Lots of atmosphere here, be it repeated. The initial murder, which involves Miles and Rush wading fully-dressed in a lagoon — ah, the pervy game-playing! —in order to bring Marlowe his (poisoned) drink looks like it takes place in a debauched Eden. There’s a lot of hypnotized staring, later on, at the mechanical figure of a tightrope walker, accompanied by a Frontiere waltz. And did we mention the WILD STRAWBERRIES-style funeral apparition?

Vera Miles is always more appealing being “evil” than when she’s earnest, and she’s wonderful here. Hardwicke, who’s unsettling, comes within a hair’s-breadth of the camp of Noel Coward in BUNNY LAKE IS MISSING. Rush is ever shrieking and holding up her hands, while running, as if to avoid ruining her nails. Surely some of the comedy of this not-so-young (infantalized?) ingenue and her voluptuous distress is deliberate. Marlowe laughs and looks good semi-undressed. McCallum has a wide-eyed, slightly inbred quality which is not mad and not *not* mad.

The style of “The Forms of Things Unseen” is definitely mid-‘60s — camera zooms included — but style there is, and plenty of it. To be cherished, for the most part.

My urge was to cherish, certainly, the moment I heard Miles mutter “Nobody ever helps a grave-digger …”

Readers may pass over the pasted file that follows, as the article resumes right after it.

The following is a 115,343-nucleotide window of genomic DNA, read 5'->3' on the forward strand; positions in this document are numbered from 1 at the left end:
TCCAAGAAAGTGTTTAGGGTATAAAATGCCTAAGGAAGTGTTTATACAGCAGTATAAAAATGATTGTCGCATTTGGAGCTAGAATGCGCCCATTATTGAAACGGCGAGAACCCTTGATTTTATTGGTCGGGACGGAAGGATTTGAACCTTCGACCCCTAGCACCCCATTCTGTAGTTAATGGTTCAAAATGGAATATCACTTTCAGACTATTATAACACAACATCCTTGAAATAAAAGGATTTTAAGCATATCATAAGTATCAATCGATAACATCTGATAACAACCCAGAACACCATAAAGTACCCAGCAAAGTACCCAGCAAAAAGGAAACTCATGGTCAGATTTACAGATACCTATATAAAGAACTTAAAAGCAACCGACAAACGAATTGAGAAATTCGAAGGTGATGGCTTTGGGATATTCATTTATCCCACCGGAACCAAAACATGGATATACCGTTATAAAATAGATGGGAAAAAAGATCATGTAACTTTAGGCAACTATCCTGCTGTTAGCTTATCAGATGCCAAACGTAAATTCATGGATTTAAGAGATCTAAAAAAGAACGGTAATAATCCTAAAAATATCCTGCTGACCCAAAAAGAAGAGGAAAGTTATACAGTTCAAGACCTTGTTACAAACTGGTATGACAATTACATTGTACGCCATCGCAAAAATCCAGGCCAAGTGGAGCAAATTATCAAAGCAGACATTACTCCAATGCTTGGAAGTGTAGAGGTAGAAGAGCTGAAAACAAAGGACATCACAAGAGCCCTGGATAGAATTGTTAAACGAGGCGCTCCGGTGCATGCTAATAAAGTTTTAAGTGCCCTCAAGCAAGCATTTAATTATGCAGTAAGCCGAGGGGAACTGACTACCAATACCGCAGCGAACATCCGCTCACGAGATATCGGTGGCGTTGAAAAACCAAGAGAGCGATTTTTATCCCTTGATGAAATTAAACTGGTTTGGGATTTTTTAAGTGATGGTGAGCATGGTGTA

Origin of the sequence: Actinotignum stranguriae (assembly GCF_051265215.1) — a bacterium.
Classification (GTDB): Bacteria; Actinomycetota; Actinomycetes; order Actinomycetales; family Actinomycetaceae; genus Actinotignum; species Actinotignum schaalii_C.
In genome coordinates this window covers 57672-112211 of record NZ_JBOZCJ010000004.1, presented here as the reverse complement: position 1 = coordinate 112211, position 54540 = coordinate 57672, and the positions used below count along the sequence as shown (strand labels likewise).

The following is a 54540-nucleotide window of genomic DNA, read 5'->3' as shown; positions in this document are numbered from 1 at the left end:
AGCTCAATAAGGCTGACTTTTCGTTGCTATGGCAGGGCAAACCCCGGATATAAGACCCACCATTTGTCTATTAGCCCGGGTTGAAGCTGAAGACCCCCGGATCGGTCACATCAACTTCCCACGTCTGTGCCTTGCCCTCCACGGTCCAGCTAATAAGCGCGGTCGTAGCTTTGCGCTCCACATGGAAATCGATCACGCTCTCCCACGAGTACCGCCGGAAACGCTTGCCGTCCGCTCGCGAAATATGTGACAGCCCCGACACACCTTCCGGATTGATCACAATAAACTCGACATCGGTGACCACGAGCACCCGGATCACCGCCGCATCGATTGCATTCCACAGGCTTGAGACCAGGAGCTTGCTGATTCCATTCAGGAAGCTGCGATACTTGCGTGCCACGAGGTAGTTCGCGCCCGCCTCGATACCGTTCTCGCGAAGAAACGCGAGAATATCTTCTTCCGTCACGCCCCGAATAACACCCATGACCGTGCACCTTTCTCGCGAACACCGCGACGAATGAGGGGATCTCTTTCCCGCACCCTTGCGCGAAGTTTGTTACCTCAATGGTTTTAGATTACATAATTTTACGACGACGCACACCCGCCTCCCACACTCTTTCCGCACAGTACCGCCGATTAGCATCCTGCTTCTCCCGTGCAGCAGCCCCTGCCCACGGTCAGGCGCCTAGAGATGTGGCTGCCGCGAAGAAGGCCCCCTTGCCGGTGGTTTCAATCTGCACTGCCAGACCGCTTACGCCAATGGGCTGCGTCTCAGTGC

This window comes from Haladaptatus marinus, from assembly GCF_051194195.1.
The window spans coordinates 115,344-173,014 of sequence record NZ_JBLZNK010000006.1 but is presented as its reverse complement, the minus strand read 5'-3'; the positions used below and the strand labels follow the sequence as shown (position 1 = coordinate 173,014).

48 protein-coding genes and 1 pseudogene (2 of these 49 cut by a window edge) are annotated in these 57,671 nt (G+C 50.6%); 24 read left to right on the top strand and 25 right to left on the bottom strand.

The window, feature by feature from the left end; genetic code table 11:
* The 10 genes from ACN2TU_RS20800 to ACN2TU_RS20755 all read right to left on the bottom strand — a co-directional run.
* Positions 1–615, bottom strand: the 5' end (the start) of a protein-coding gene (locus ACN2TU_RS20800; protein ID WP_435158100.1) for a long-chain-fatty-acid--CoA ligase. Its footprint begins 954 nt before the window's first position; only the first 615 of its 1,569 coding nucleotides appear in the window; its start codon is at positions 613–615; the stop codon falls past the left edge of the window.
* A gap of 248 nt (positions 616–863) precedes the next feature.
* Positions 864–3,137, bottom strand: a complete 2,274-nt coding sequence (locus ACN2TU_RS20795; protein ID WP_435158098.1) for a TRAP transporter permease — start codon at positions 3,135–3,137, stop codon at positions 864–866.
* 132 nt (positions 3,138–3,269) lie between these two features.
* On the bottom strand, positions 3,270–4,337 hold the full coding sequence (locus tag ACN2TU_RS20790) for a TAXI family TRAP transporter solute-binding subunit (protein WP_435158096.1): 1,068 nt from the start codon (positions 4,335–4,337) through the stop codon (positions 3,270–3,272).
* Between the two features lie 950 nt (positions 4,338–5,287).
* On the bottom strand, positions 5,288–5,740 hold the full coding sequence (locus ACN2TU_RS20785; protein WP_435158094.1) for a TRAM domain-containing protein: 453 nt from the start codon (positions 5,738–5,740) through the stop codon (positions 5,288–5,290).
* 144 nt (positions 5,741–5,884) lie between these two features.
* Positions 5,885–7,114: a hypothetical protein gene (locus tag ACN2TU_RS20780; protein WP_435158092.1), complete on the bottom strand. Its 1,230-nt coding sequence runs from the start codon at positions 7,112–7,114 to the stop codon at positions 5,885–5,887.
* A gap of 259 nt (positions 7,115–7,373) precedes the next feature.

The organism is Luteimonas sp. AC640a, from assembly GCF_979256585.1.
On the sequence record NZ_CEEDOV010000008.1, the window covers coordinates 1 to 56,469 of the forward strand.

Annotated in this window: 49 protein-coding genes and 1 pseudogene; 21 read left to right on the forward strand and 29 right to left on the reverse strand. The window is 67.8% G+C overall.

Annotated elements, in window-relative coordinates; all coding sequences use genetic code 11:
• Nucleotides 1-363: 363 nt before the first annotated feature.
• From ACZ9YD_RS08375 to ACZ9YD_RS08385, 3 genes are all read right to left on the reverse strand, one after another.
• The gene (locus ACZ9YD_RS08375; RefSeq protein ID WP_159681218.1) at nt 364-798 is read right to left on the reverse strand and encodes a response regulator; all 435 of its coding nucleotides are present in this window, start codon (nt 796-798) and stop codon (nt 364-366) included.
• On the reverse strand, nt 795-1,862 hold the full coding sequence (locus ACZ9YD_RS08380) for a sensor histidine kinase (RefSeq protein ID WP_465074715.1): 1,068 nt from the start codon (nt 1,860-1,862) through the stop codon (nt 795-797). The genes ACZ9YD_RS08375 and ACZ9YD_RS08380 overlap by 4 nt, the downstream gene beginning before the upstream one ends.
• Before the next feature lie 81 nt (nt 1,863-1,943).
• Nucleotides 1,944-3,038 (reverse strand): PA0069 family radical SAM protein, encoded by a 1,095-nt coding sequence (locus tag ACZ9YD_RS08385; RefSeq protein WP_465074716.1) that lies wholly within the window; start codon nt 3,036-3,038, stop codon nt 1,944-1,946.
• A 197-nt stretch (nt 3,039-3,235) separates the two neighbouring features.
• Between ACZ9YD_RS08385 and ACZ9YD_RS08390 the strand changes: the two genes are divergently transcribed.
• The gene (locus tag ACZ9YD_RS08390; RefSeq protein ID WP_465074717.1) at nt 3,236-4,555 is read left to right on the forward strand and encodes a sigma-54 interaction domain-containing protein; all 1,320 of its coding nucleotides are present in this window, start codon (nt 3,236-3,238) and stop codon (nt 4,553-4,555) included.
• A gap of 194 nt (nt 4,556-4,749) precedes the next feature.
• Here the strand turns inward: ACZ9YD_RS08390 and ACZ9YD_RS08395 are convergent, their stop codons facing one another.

*

The cast, as David Cairns would say, includes Lila Crane; Jehan Frollo; Vito Pellegrino; Joyce Phillips; and Ducky.

Bette Davis, eyed

Posted in FILM with tags , , , , , , on October 6, 2018 by dcairns

HUSH, HUSH, SWEET CHARLOTTE is a lot of nonsense, and a lot of LES DIABOLIQUES repackaged as southern gothic, but it does keep throwing out stunning images.

Agnes Moorehead was nominated for “Most Performance in a supporting Role.”

Bette Davis goes full Bette Davis.

Aldrich’s decision not to show the young Charlotte’s face was a very smart one. It others and monsters her from the start, and saves him having to find a young Bette lookalike. And he didn’t repeat the mistake of casting her daughter in hopes that heredity would see him through.

It’s a film full of LOOKING.

Starring Margot Channing, Melanie Hamilton, Jed Leland, Fanny Minafer, Horace (a leprechaun), Edwin Flagg, Princess Centimillia, Freeman Lowell, Major Max Armbruster, Sweetface and Grandma Walton.

Drear Window

Posted in FILM with tags , , , , , , on December 29, 2015 by dcairns

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NIGHT WATCH (1973) with Liz Taylor — there’s no way to discuss the more interesting aspects of this one — and it has a couple — without spoilers, so I’m just going to wade in and give everything away.